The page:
Greenpeace and Others Bite into Apple’s Tough Skin

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Apple has long been crafting an image of responsibility and transparency and hasn’t been investigated much until recently. In February, news sources reported on poor working conditions in the factories of the Chinese company Foxconn Technology Group, which assembles products for Apple. The company employs 1.2 million workers who practically live within the factory, taking their meals and sleeping without stepping beyond its gates. Foxconn forbids workers from speaking to reporters and places employees under constant surveillance. The company gained international attention when several workers committed suicide in 2010 and in February, Apple requested that the Fair Labor Association audit Foxconn. The FLA found that the company was grossly exceeding legal work hours in China. Last month, Students and Scholars Against Criminal Misbehavior (SACOM), interviewed 170 Foxconn workers and discovered that they were unaware of the chemicals they were working with, that they were living in Foxconn apartments with as many as 30 other people, and that they received cruel punishments for declining overtime.

Apple came under fire again this week as its environmental responsibility, a key aspect of its image, was called into question. Apple has been praised for the information it provides about its products and its mantra of efficiency. The company’s website boasts, “Though our revenue has grown, our greenhouse gas emissions per dollar of revenue have decreased by 15.4 percent since 2008. And we’re still the only company in our industry whose entire product line not only meets but exceeds the strict energy guidelines of the ENERGY STAR specification.” Apple has eliminated five major toxins from its production processes, and it continually makes its products (and thus packaging) smaller and lighter. Apple states, “The iPad became 33 percent thinner and up to 15 percent lighter in just one generation, producing 5 percent fewer carbon emissions… The packaging for iPhone 4 is 42 percent smaller than for the original iPhone… That means that 80 percent more iPhone 4 boxes fit on each shipping pallet… and fewer boats and planes are used – resulting in fewer CO2 emissions.”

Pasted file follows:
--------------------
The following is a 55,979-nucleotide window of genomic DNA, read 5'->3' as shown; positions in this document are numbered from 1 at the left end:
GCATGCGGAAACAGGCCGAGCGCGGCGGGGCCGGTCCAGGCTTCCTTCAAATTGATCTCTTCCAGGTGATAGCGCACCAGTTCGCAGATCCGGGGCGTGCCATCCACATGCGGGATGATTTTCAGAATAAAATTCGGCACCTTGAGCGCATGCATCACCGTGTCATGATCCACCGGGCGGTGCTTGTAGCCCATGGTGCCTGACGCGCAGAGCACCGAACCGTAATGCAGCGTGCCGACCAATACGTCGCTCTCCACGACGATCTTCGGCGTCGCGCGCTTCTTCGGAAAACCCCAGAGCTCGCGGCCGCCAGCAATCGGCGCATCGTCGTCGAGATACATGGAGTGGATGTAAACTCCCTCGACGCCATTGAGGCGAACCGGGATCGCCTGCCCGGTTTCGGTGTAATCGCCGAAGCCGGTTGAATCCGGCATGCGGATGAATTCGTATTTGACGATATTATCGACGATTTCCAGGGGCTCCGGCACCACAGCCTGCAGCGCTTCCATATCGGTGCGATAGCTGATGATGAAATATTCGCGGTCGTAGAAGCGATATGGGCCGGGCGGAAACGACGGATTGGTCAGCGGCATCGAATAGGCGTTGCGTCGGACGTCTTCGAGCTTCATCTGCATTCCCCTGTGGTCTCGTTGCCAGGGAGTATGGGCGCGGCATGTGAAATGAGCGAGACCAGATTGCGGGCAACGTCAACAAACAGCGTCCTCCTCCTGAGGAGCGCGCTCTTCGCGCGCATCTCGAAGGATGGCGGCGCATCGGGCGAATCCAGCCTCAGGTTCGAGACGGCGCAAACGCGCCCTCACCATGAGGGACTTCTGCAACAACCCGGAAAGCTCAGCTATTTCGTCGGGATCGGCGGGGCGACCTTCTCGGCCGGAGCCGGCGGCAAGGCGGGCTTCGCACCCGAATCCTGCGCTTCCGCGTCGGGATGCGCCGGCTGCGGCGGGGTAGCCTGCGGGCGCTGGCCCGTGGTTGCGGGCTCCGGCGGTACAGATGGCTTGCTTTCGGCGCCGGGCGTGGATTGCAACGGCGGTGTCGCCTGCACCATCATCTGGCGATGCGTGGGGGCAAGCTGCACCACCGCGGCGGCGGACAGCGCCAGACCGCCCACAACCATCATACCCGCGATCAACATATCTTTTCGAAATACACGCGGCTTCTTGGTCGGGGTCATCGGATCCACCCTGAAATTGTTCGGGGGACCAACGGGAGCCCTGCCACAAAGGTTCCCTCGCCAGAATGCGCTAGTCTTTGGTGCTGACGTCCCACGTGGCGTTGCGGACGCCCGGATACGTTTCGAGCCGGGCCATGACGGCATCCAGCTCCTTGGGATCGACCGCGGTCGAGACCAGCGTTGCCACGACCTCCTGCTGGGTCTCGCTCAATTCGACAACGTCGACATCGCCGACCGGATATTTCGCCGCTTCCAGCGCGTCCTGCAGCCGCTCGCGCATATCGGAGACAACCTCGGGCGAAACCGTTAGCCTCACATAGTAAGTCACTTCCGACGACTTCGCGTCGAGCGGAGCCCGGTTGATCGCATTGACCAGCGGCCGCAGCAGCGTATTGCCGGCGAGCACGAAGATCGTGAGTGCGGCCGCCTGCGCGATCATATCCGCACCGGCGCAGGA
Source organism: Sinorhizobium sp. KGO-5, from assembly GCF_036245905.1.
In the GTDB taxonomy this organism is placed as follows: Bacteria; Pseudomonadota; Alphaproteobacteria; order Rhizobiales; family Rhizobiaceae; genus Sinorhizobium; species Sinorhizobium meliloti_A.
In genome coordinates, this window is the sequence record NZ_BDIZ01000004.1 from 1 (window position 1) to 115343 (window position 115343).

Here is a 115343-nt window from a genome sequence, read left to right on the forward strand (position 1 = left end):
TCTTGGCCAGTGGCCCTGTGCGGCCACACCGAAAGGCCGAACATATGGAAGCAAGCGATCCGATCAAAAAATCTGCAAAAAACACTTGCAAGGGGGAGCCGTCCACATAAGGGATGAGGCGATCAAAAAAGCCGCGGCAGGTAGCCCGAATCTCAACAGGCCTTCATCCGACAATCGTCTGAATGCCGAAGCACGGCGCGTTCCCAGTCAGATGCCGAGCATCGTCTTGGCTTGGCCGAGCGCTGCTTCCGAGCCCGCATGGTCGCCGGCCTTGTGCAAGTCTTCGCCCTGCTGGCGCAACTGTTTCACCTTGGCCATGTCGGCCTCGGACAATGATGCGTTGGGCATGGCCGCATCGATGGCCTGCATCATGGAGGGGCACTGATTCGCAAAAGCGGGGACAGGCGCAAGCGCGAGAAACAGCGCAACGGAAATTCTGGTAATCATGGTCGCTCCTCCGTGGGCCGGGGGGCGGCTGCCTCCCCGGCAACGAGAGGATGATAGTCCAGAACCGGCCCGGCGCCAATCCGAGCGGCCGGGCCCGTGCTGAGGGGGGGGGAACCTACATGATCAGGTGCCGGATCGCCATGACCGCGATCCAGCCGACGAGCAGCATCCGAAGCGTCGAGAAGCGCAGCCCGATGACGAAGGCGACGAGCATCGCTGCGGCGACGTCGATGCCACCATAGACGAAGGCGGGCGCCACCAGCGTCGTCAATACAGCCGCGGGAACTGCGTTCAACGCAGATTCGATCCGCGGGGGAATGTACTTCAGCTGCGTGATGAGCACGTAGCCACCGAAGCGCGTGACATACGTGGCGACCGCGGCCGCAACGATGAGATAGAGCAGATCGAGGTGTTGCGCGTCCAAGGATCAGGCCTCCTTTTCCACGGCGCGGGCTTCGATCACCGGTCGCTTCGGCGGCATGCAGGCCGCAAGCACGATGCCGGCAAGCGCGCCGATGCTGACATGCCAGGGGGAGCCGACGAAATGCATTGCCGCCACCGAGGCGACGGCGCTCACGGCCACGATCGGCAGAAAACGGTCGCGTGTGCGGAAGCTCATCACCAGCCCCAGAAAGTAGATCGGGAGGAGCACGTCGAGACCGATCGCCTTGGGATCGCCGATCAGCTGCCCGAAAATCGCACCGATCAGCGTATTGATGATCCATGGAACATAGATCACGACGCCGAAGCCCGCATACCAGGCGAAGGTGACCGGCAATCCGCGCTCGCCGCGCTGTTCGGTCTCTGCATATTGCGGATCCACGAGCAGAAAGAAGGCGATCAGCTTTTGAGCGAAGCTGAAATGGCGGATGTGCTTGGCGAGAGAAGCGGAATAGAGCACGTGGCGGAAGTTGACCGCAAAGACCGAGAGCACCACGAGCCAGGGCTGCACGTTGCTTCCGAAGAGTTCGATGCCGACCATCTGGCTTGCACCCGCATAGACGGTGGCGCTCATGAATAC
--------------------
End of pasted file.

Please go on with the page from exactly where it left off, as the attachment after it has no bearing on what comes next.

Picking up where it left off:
But in June, Apple announced that it would no longer submit its products for EPEAT certification. EPEAT is a program which the government uses to gauge energy efficiency and recyclability. 95 percent of the computers and monitors that the government uses must be EPEAT-approved. Speculators say that Apple’s decision was based on a design issue in the new MacBook Pro with the high definition Retina Display. The battery is glued to the MacBook’s metal casing, making it difficult to disassemble and recycle. Last week, Apple came under attack by Greenpeace for a claim that its data centers (namely one in North Carolina), which provide the iCloud service for 125 million users, would be run on 100 percent renewable energy. Greenpeace pointed out that two of Apple’s existing data centers are in areas where 50 to 60 percent of electricity is produced through burning coal. The organization also suggested that Apple begin talks with Duke Energy, the electricity provider for the North Carolina data center and invest in biogas.

Apple responded to Greenpeace’s accusations by explaining that it is a leader in solar power, that its North Carolina and California data centers will be coal-free by 2013 and that its planned data centers in Oregon and Nevada will operate on renewable resources from opening day. In addition, pressure from its customers forced Apple to reverse its decision on EPEAT. Senior VP of hardware engineering Bob Mansfield said about the decision: “I recognize that this was a mistake.” Apple’s statement on Friday also called out EPEAT: “Our engineering teams have worked incredibly hard over the years to make our products even more environmentally friendly, and much of our progress has come in areas not yet measured by EPEAT.” Apple is fourth on Greenpeace’s ranking of tech company greenness, trumped only by HP, Dell and Nokia, who have sustainable operations and energy management but few green products. Apple ranks high for green products but scores poorly on energy, according to the organization.


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